Sponsored by the U.S. Department of Energy Human Genome Program
Human Genome News Archive Edition
Human Genome News, September 1993; 5(3)
A new pricing agreement negotiated by NIH between federally supported genome programs and a commercial supplier of AmpliTaq® will allow genome researchers to purchase large quantities of the enzyme at a reduced rate. Manufactured by Roche Molecular Systems, Inc., and sold by Perkin-Elmer Corporation, Taq polymerase is a key enzyme used in the polymerase chain reaction (PCR). Each year investigators working in a single Human Genome Project laboratory perform up to 200,000 reactions that would cost about $100,000 under previous pricing agreements
Perkin-Elmer and Roche have also established a matching volume-for-volume grant program for the 17 Genome Science and Technology Centers (called GESTECs) supported by the NIH National Center for Human Genome Research (NCHGR). DOE-designated genome centers are also eligible under the agreement. In addition, Perkin-Elmer will supply AmpliTaq to institutions in bulk form with a pricing schedule dependent upon the amount purchased each year.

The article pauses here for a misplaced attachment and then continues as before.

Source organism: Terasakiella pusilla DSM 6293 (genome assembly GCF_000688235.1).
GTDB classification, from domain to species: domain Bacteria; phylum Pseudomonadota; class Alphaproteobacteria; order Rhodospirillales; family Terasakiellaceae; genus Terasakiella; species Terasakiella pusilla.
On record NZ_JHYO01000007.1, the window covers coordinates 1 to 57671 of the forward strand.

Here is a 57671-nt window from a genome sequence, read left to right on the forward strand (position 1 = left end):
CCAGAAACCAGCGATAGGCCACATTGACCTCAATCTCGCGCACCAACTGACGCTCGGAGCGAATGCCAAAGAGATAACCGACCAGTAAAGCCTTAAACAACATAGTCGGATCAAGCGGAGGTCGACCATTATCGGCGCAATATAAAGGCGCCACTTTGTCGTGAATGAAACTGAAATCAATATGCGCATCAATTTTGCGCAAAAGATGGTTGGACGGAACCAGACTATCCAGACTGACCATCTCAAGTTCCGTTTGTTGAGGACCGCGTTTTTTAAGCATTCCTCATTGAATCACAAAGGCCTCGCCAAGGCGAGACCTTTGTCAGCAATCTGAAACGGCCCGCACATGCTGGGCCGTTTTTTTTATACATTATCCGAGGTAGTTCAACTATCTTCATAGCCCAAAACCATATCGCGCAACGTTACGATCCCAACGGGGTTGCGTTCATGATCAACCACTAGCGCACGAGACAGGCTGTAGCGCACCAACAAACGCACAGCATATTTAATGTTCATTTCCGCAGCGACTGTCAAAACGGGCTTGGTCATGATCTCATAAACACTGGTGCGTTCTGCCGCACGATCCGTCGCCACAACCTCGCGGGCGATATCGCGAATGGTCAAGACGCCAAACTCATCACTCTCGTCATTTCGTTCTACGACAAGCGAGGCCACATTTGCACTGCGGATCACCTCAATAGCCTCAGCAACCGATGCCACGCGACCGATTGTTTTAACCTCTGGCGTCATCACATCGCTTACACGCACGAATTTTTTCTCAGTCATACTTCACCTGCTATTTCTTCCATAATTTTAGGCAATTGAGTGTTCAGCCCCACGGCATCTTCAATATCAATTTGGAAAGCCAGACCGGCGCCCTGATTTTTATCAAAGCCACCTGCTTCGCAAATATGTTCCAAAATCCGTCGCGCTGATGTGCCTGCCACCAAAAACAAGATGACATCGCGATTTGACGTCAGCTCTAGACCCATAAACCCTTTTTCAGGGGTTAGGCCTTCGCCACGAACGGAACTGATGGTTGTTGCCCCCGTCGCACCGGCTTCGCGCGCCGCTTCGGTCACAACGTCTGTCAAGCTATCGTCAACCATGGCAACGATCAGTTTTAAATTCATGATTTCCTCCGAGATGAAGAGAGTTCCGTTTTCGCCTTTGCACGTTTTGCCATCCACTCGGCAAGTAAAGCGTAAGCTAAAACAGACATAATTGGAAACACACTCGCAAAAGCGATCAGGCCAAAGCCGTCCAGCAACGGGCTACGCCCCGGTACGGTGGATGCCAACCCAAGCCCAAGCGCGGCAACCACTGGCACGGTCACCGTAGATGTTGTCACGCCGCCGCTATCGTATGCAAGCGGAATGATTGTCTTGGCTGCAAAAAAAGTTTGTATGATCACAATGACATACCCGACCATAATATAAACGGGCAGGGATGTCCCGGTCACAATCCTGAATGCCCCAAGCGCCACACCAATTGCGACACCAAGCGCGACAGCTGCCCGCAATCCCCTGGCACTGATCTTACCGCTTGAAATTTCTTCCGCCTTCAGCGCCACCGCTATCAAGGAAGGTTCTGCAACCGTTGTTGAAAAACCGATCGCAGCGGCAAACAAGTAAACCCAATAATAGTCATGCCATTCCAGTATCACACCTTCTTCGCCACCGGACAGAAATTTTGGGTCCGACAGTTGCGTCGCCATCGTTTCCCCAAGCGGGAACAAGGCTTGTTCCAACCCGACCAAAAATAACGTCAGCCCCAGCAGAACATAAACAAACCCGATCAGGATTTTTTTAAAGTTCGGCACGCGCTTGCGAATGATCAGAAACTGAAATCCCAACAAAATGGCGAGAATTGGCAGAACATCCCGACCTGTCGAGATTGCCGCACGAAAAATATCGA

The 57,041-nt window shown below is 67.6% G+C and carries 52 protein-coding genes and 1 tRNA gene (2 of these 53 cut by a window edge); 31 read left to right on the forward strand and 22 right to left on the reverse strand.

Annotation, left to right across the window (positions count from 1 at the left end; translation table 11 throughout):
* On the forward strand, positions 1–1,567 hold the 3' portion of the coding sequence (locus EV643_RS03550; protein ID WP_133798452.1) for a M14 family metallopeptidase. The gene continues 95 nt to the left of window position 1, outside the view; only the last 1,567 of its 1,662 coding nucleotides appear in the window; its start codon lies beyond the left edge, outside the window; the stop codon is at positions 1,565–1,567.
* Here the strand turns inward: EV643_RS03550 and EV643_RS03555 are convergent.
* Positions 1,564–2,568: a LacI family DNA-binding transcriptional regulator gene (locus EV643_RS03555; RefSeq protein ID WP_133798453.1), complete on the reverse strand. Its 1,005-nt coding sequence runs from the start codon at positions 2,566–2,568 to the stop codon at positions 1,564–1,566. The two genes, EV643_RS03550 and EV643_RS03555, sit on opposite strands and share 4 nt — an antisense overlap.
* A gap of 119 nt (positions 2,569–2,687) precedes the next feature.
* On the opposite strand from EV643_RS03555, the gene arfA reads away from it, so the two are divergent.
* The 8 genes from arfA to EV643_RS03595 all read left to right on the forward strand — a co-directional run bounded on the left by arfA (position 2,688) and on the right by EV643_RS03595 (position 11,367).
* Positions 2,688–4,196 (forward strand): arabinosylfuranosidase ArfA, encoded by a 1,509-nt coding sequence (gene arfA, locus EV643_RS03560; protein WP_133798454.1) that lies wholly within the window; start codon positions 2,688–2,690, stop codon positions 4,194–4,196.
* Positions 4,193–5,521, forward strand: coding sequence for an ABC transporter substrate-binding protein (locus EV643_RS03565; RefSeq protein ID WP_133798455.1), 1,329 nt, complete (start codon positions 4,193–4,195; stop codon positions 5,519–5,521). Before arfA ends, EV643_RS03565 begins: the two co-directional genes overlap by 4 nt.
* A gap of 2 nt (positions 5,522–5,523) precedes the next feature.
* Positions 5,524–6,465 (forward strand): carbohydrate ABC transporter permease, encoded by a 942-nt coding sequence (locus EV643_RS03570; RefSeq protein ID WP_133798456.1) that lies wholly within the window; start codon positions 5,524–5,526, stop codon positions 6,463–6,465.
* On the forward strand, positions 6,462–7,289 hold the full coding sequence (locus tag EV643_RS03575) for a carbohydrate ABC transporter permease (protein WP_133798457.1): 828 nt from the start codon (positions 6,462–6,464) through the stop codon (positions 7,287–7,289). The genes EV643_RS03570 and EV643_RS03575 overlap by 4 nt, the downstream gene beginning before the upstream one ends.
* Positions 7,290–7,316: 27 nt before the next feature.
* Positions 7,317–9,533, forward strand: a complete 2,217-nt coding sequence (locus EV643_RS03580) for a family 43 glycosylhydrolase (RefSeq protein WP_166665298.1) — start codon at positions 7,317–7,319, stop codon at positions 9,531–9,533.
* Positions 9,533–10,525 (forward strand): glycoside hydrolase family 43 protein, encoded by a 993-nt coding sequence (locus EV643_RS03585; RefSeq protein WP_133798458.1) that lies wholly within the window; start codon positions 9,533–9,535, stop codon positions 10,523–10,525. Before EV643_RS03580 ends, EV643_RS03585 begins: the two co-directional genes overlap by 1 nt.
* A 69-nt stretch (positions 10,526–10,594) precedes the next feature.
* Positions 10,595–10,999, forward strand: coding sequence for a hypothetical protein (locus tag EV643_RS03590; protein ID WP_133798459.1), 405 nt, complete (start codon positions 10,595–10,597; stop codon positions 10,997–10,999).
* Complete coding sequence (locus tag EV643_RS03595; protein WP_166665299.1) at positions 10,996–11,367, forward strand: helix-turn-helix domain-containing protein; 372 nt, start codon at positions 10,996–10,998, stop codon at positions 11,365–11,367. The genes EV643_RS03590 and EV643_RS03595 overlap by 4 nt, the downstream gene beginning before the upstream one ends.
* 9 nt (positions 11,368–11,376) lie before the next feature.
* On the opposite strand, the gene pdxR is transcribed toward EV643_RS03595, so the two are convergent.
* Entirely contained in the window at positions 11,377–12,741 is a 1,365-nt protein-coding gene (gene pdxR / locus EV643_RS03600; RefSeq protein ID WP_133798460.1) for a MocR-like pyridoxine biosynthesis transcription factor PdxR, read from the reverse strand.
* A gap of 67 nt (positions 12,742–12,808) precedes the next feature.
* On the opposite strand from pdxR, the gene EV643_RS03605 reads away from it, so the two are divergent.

"The new agreement will enhance our ability to carry out the genome project in a cost-effective way," said NCHGR Director Francis Collins. "We are fully behind any reasonable efforts to save public dollars." Collins also stated that the two companies are offering to collaborate with genome centers to help develop new applications of PCR and DNA analysis and are not requesting special rights to any technologies in exchange for the grants.
The electronic form of the newsletter may be cited in the following style:
Human Genome Program, U.S. Department of Energy, Human Genome News (v5n3).
The Human Genome Project (HGP) was an international 13-year effort, 1990 to 2003. Primary goals were to discover the complete set of human genes and make them accessible for further biological study, and determine the complete sequence of DNA bases in the human genome. See Timeline for more HGP history.
Published from 1989 until 2002, this newsletter facilitated HGP communication, helped prevent duplication of research effort, and informed persons interested in genome research.